Concerns raised for ageing female workers

There's concern for ageing female workers with new research showing there's a large number working low-paid and physically demanding shift work.

Elderly Source: 1 NEWS

Researchers say women will be particularly vulnerable as they age if they can no longer cope with long hours at work and their incomes suffer as a result.

The paper entitled Employment of Older Women in New Zealand was commissioned by the National Advisory Council on the Employment of Women, which consults with the Ministry for Women's Affairs.

The author, Dr Paul Callister, says baby boomers aren't following old patterns, and many will continue to work into their 70s or 80s.

"For instance, in 20 years' time, those 65-years and older could occupy 12% of the workforce, up from 5% in 2011. And nearly 30% of women this age may be in paid work, significantly increasing tax contributions and spending capacity".

Traci Houpapa, chief executive of the National Advisory Council on the Employment of Women, says women are over-represented in jobs where physical labour, low pay and shift work can make on- going employment difficult as these workers age.

"These sectors include aged care and the health sector, where career mobility is essential when existing employment is unsustainable due to high physical demand or when long hours of work are required."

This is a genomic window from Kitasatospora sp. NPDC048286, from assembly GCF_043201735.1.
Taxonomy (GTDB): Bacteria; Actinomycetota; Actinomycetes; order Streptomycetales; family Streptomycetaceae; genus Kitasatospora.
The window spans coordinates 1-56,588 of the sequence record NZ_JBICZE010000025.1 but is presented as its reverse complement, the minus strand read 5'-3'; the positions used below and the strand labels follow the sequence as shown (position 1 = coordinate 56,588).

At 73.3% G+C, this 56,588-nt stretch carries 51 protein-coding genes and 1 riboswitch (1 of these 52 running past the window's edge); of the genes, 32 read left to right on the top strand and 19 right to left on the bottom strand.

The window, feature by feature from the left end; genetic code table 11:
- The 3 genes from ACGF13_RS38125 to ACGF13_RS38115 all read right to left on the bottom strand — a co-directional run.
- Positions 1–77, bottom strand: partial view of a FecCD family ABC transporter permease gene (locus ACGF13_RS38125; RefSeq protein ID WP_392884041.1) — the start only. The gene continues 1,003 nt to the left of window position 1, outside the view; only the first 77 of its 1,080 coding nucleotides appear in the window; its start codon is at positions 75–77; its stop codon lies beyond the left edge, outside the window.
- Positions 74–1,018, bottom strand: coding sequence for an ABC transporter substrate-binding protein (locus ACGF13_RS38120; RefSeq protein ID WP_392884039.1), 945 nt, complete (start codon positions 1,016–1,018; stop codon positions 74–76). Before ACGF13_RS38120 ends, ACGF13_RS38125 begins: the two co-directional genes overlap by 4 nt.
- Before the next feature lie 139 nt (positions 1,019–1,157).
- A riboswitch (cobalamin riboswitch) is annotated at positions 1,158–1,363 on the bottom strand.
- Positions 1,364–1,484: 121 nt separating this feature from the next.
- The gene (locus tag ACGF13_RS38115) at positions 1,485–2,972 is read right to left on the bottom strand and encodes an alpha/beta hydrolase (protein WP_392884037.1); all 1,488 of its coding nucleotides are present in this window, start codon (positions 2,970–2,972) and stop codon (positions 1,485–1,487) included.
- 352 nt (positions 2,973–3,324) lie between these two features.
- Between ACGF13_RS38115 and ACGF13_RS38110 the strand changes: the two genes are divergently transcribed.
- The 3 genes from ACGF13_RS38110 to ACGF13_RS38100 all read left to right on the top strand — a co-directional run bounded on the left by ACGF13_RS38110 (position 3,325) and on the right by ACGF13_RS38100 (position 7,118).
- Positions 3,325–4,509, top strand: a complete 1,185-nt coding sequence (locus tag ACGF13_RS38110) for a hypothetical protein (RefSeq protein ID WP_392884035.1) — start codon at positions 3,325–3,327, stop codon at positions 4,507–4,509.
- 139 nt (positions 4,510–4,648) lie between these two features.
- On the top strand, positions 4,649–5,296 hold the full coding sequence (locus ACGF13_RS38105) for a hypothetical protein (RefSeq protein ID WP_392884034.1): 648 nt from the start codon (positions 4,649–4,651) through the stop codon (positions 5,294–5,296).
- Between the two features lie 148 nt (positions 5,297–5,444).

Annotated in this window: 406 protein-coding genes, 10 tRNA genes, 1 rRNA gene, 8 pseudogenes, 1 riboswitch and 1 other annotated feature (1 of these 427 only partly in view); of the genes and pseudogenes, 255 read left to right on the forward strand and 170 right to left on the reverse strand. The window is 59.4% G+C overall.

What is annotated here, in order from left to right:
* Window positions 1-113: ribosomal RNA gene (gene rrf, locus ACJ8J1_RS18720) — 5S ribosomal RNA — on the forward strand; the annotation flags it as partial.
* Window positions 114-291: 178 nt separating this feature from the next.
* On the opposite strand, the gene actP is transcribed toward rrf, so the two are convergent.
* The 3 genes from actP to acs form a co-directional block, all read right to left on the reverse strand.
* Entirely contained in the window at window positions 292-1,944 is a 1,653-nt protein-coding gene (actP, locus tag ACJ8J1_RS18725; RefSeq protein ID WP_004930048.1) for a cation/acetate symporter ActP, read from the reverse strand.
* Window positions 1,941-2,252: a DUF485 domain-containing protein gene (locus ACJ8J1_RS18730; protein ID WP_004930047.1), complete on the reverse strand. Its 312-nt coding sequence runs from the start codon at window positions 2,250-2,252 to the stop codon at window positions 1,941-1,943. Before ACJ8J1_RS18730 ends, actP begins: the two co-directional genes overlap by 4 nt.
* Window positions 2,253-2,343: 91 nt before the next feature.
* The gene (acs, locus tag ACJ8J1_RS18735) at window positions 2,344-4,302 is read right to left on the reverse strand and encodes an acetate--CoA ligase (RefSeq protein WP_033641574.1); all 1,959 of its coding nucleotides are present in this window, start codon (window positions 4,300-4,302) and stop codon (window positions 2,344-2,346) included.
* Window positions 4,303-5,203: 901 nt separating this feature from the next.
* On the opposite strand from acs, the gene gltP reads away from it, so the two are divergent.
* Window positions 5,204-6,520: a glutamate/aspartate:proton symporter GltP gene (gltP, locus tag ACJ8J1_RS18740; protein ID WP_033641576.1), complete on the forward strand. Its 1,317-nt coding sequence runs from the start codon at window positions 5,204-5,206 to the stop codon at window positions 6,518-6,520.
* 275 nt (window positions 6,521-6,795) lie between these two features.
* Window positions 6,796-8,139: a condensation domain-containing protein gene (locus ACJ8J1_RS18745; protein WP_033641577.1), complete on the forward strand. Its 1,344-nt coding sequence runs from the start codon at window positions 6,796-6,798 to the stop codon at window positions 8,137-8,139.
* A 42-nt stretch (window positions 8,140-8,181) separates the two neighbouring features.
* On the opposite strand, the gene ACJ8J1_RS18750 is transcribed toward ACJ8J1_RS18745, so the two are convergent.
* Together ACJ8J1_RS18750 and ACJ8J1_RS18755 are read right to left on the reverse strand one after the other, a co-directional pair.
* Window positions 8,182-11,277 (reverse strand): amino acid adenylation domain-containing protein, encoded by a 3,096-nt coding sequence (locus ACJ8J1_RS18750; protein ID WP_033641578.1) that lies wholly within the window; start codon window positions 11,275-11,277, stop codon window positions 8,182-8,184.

The research says more and more women over the age of 65 are working too. In 1995 2% of women 65 or older were working, compared to 2014 where 14% are now employed.

It also predicts by 2061 30% of the female population will be older than 65.

Tracy Houpapa says ageism is a major barrier to older women wanting to work.

"Age discrimination can also have an impact, reducing the ability of older workers to change careers later in life if issues start to occur, therefore more flexible, sustainable employment is required to enable older workers to stay in the labour force.

"Ageing female workers with low qualifications are therefore seen as a vulnerable sector in the labour force and Dr Callister's presentation is an initial step to progress NACEW's work in this area," she says.

The Council plans to do further research before it comes up with recommendations for the Government on how it can better improve conditions for an ageing female workforce.